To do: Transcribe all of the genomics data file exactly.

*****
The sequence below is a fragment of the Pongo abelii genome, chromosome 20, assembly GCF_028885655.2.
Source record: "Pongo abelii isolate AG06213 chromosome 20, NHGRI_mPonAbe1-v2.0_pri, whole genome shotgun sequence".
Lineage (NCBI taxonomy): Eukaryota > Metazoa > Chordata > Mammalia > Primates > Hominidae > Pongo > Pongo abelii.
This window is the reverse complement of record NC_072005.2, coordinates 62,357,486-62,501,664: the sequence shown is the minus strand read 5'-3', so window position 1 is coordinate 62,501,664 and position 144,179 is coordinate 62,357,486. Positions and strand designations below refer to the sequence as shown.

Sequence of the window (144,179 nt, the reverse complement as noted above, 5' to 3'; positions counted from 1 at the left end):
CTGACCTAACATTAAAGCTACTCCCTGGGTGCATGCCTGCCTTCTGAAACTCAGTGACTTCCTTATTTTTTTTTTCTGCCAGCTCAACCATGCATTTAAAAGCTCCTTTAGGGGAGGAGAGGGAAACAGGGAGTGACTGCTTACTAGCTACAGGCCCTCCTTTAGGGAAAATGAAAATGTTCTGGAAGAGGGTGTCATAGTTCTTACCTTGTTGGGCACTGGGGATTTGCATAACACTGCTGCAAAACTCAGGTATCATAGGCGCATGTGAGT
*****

The sequence below is a fragment of the Pongo abelii genome, chromosome 20, assembly GCF_028885655.2.
Source record: "Pongo abelii isolate AG06213 chromosome 20, NHGRI_mPonAbe1-v2.0_pri, whole genome shotgun sequence".
Lineage (NCBI taxonomy): Eukaryota > Metazoa > Chordata > Mammalia > Primates > Hominidae > Pongo > Pongo abelii.
This window is the reverse complement of record NC_072005.2, coordinates 62,357,486-62,501,664: the sequence shown is the minus strand read 5'-3', so window position 1 is coordinate 62,501,664 and position 144,179 is coordinate 62,357,486. Positions and strand designations below refer to the sequence as shown.

Sequence of the window (144,179 nt, the reverse complement as noted above, 5' to 3'; positions counted from 1 at the left end):
CTGACCTAACATTAAAGCTACTCCCTGGGTGCATGCCTGCCTTCTGAAACTCAGTGACTTCCTTATTTTTTTTTTCTGCCAGCTCAACCATGCATTTAAAAGCTCCTTTAGGGGAGGAGAGGGAAACAGGGAGTGACTGCTTACTAGCTACAGGCCCTCCTTTAGGGAAAATGAAAATGTTCTGGAAGAGGGTGTCATAGTTCTTACCTTGTTGGGCACTGGGGATTTGCATAACACTGCTGCAAAACTCAGGTATCATAGGCGCATGTGAGT